There are a few tracks on the record that are a bit more “impressionistic” so to speak, and by that, I mean tracks where Jeff is creating colors and floating over the beat, but the seminal tracks on the recording are those with a pretty serious groove. So that’s also right up his alley. He’s a master of groovey folk music, and he’s studied so much of that outside of the jazz world, whether it’s Latin or North African.

TJG: How did the name Reverso come about?

RK: Well, that was Frank’s idea, but it was born from our hope to reference the fact that there is this long history of the very disparate worlds of jazz and classical music informing one another in important ways. And also, what I find interesting is that today, in 2018, you’re in a time where these two worlds of jazz and classical music are overlapping in such a way that you even have the same musicians straddling worlds. And for me that’s a very new and exciting state of being, because, like in so much of the music world, these boundaries are being broken down. I mean, that’s what jazz music and really all beautiful culture is; it’s really a product of compromise, and shared ideas, and diversity.

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Photo via www.youtube.com

Photo via www.youtube.com

Henry Cole is a poly-cultural, shape-shifting drummer whose versatile and polyrhythmic style seems to be able to fit seamlessly into any. In that same vein, this Friday and Saturday, The Jazz Gallery is proud to present two different ensembles of Cole’s, featuring different musicians and instrumentation.

Cole is a native of Mayaguez, Puerto Rico, and began playing percussion at a young age. Initially inspired by Latin percussionists like Giovanni Hidalgo and Ray Barretto, Cole discovered a passion for Jazz and improvised music while attending Berklee College of Music in Boston. After moving back to Puerto Rico and cultivating a reputation for himself in the small but mighty San Juan scene, Cole moved to New York City and quickly became one of the most in-demand sidemen in the city. He has occupied the drum chair in the working bands of luminaries such as Miguel Zenon, David Sanchez, Fabian Almazan, Stephon Harris, Nicholas Payton, and Alfredo Rodriguez. No matter the setting, from Almazan’s heady and ruminative ballads to Zenon’s Rhumba rave-ups, Cole’s style is centered by a deep pocket. (more…)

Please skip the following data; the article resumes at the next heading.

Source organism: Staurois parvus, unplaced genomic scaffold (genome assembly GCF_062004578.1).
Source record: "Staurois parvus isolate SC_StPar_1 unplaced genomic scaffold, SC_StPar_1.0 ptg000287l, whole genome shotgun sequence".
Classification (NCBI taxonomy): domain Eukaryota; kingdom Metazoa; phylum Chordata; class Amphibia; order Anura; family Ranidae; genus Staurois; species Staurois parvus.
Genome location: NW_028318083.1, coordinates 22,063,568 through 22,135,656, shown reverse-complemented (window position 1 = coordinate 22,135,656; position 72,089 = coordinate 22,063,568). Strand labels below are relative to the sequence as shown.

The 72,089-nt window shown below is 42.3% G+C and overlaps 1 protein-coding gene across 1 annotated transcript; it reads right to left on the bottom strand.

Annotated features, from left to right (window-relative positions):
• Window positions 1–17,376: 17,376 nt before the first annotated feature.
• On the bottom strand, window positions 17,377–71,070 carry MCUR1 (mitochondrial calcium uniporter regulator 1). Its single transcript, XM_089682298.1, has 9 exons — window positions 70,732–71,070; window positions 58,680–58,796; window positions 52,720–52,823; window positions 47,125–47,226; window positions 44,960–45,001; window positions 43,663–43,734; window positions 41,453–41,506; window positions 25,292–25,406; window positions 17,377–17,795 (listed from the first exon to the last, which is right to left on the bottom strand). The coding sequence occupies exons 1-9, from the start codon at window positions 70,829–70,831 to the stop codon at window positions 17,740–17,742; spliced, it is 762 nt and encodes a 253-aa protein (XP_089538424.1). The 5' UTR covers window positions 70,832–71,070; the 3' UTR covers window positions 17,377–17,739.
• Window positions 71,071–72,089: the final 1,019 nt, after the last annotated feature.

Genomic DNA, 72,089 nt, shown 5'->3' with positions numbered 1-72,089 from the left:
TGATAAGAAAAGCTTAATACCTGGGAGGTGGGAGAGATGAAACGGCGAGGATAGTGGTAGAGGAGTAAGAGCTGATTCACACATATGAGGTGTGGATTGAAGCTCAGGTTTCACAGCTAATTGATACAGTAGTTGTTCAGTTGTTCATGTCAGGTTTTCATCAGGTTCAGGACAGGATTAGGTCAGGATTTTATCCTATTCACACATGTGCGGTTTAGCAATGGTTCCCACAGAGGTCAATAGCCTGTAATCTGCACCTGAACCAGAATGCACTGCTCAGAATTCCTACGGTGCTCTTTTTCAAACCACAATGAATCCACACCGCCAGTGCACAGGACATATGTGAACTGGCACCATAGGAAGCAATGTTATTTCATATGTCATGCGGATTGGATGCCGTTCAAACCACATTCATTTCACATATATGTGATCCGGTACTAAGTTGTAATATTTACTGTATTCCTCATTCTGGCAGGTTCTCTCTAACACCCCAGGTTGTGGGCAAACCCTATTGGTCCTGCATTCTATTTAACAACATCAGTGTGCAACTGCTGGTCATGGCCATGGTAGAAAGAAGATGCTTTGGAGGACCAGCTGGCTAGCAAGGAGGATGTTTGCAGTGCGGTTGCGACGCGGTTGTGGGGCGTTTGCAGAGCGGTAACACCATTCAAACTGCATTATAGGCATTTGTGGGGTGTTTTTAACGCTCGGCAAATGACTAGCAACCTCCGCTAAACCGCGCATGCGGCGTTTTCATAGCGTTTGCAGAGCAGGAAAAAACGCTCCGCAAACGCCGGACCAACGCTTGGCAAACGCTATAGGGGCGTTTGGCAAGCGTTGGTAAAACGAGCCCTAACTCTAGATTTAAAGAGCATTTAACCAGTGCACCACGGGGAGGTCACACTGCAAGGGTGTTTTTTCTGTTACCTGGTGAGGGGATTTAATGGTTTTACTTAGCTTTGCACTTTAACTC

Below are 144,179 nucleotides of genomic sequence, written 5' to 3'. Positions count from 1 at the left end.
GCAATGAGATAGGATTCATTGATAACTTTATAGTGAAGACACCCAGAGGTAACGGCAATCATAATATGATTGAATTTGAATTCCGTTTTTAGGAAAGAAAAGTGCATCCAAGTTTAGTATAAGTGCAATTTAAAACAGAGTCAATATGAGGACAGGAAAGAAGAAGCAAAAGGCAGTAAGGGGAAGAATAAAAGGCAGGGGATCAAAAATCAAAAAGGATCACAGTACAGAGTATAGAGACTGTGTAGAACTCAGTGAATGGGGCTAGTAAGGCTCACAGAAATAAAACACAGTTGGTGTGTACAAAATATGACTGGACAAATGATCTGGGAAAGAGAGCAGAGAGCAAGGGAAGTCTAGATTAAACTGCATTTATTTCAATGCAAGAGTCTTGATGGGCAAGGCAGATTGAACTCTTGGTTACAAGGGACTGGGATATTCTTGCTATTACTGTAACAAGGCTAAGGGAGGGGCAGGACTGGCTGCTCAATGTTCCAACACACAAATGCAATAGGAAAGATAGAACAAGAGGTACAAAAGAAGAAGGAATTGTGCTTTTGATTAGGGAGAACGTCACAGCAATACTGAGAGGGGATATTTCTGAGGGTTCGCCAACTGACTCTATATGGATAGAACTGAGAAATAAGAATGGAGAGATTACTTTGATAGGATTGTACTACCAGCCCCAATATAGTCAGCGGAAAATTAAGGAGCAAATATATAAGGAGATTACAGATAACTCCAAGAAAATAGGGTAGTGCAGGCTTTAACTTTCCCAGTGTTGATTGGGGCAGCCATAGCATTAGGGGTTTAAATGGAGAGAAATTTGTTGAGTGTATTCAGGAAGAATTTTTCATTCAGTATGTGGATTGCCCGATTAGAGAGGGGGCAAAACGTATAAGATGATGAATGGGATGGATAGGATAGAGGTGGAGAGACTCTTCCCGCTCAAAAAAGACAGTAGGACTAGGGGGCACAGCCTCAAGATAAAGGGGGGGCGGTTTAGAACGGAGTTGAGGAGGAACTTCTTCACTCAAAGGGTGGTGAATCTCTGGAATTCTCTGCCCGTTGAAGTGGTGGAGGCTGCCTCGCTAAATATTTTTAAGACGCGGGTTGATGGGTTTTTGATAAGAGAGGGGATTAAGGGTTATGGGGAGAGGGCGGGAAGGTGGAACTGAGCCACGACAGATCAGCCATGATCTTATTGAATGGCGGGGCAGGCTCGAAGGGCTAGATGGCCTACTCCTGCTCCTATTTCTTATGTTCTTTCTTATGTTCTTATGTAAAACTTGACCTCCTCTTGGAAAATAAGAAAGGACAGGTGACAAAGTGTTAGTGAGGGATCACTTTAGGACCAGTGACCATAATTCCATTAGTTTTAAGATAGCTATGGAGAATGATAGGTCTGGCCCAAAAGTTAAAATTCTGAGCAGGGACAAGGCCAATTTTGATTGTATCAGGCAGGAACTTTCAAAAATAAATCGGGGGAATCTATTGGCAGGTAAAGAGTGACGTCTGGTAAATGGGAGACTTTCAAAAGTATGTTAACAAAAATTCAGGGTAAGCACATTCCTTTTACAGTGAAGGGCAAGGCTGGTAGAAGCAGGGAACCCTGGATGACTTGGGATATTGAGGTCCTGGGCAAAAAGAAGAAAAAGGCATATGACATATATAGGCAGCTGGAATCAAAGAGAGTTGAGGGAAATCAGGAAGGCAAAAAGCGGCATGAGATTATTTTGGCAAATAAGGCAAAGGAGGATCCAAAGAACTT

Photo courtesy of the artist.

Photo courtesy of the artist.

This Friday, February 26th, the Jazz Gallery is thrilled to welcome the Charles Altura Quartet to the stage. Raised in sunny Northern California and an alumnus of Stanford University, Altura has quickly established himself as a unique voice on the electric guitar and has become a first call sideman for a luminaries such as Chick Corea, Terence Blanchard, Ambrose Akinmusire, Tigran Hamasyan, Linda Oh, Shai Maestro, and Dayna Stephens. Altura has set himself apart from other guitarists on the scene with his legato sense of phrasing, winding and unpredictable melodic lines, and attention to texture. Far from being a stylist, Altura approaches each musical situation differently, be it his blazing jazz fusion chops he showcases with Chick Corea’s Vigil, to the electronic wah-drenched soundscapes he plasters onto Terence Blanchard’s E-Collective’s originals.

Joining Altura at the Jazz Gallery are a number of Altura’s most trusted and frequent collaborators. Altura and pianist Fabian Almazan are both coming off of a late-January tour with Terence Blanchard’s E-Collective, and recently received a Grammy nomination for their most recent work with that group on the album Breathless. Bassist Matt Brewer frequently features Altura in his own groups, and a new Brewer-led recording is due to come out this year. Finally, drummer Marcus Gilmore and Altura spent much of the last year touring the world with Chick Corea’s Vigil. (more…)